The Propaganda Wars

Isolated in a Long Island shack to escape New York City's machine made interference, Carl Schutzman keeps his shortwave vigil- to keep up with the progress of the war of words.
Isolated in a Long Island shack to escape New York City’s machine made interference, Carl Schutzman keeps his shortwave vigil- to keep up with the progress of the war of words.

In 1940, World War II barely qualified for “world” status; much of the globe was still sitting out the European conflict. Except for Canada, and three European colonies on the northern coast of South America, the Western Hemisphere was still on the sidelines.

In an attempt to woo the unaffiliated nations to their causes, the Allied and Axis powers transmitted continual streams of propaganda. “Name-calling, word-weaseling, news-angling, special-pleading, prejudice-promoting, air-polluting, ground and lofty lying and covering-up” came pouring out of Europe, wrote Post journalist J.C. Furnas, “on radio waves in some 15 or 16 languages.”

German broadcasts in English, he reported, were pulling at the seams of America’s social fabric. The Nazis played on the sympathies of German-Americans, and anyone who hated Roosevelt or Jews. Their message was not well received.

First, relatively few Americans, German heritage or not, still had an open mind regarding the Nazis after what had happened in Poland.

Second was a literal problem with reception. Broadcasts from Berlin had to travel about 4,000 miles just to reach the American shore. The signal was often disrupted by solar flares or North Atlantic weather. Given the difficulty of getting a clear signal from Germany, Furnas wrote, many Americans found it easier, and more agreeable, to listen to the Chase & Sanborn Show with Charlie McCarthy.

"The War of Lies and Laughs" by J.C. Furnas
Read the entire article “The War of Lies and Laughs” by J.C. Furnas from the pages of the February 3, 1940 issue of the Post.

Meanwhile, South America was receiving propaganda from every major country in Europe. But the Germans, Furnas wrote, were making the greatest effort in this region. The Nazis fed them “news” that appealed to their pride and stirred their resentment: “German broadcasts mix such items as the flag being half-masted on the Reichstag, because of the death of the president of Ecuador, with forebodings about the menace of the German-Jewish immigration to Brazil. The Nazi broadcasts also disparage the United States, whenever possible.”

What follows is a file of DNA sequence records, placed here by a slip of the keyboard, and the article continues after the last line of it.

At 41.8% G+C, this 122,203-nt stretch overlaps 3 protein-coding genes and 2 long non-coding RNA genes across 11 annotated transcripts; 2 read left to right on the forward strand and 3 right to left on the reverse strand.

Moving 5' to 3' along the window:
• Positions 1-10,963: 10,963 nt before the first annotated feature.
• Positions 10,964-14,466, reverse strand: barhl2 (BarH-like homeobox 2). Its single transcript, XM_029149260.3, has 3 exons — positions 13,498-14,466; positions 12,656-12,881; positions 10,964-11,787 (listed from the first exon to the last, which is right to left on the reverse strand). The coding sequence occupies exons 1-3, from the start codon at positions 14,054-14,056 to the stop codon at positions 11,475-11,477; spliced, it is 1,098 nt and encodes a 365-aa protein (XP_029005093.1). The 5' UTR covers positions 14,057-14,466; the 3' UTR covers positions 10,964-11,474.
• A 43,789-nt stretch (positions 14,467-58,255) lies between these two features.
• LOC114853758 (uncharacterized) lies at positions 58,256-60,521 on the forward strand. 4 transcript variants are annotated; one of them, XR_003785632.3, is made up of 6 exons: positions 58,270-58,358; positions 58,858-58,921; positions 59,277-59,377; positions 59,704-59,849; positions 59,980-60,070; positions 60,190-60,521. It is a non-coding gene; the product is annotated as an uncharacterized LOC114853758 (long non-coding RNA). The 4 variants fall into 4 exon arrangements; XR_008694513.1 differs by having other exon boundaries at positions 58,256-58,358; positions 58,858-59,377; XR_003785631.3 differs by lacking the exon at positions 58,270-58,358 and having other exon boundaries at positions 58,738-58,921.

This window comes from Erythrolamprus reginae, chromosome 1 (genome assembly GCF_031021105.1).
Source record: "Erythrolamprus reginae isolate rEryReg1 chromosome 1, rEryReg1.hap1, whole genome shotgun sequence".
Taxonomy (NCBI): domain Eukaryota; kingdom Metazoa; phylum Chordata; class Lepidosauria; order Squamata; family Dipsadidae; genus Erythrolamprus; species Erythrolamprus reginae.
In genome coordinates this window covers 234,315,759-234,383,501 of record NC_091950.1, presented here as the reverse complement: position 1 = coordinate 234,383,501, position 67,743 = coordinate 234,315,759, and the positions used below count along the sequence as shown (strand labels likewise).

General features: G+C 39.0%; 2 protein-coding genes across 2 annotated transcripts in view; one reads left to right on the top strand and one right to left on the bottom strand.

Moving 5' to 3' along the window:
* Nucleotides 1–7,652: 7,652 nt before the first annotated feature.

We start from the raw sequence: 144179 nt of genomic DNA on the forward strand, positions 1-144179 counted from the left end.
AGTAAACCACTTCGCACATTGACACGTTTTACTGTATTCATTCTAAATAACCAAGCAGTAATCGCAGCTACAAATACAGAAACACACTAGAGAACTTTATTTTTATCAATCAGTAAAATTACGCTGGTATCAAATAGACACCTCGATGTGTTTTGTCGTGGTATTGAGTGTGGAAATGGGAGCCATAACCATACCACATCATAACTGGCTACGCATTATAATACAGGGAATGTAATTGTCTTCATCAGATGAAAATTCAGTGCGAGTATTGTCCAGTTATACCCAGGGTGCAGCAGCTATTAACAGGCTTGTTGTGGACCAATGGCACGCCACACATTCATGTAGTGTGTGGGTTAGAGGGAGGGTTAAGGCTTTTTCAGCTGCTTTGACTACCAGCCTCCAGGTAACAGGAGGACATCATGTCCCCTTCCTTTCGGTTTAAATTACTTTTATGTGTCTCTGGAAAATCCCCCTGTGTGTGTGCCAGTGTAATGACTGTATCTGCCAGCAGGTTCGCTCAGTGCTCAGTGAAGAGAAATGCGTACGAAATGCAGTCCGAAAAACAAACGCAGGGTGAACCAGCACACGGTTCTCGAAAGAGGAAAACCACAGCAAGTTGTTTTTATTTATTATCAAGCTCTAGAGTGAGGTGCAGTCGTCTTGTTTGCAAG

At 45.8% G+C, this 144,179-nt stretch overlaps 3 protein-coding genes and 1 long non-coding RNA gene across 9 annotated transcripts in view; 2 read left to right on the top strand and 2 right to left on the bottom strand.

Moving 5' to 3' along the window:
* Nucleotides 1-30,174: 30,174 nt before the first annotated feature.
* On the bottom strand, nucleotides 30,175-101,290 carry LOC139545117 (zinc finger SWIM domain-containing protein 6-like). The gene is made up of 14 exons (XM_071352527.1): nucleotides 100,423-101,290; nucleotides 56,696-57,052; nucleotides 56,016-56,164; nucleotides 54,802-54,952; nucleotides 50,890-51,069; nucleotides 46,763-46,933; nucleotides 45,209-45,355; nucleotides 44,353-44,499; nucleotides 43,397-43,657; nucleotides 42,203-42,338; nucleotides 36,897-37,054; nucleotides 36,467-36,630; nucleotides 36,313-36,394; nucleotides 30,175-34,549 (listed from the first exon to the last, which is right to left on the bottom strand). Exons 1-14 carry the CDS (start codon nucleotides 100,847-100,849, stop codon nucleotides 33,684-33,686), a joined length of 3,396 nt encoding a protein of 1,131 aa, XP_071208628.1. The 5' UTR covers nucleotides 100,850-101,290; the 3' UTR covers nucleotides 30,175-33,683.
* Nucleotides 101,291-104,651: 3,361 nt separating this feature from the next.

When not trying to recruit neutrals, the beligerants engaged in psychological warfare by radio. French and British propaganda, Furnas wrote, was relatively tame. It could afford to be, since the Allies’ cause was “already pretty well sold to the neutral world.”

Furnas characterized British broadcasting as having “dignity, suavity, homely little touches, and something Anglophobes call smugness.”

He went on to explain: “A Church of England bishop is put on the air to scold the Germans about Nazi concentration camps, evidently in the hope that a real live bishop will impress the Gestapo where massed world opinion has never yet made a dent. Since the war began, every Empire broadcast has ended on this poetic doxology: ‘And now we shall say good night. Sleep well. Wherever you may be in the colonies, this is a very good night from home.’ …  You could set that to music and sing it.”

Nazi propaganda was as devious, bitter, and hysterical as you’d imagine for a political group that had risen to power by manipulating fear and resentment. The best known propagandist working for the Nazis was William Joyce. Born in America and raised in Ireland, Joyce became an enthusiastic supporter of fascism in England. In 1939, he traveled to Germany to work with the Nazi propaganda ministry. Joyce had an affected manner of speaking, which could infuriate or amuse listeners, and earned him the nickname “Lord Haw-Haw.”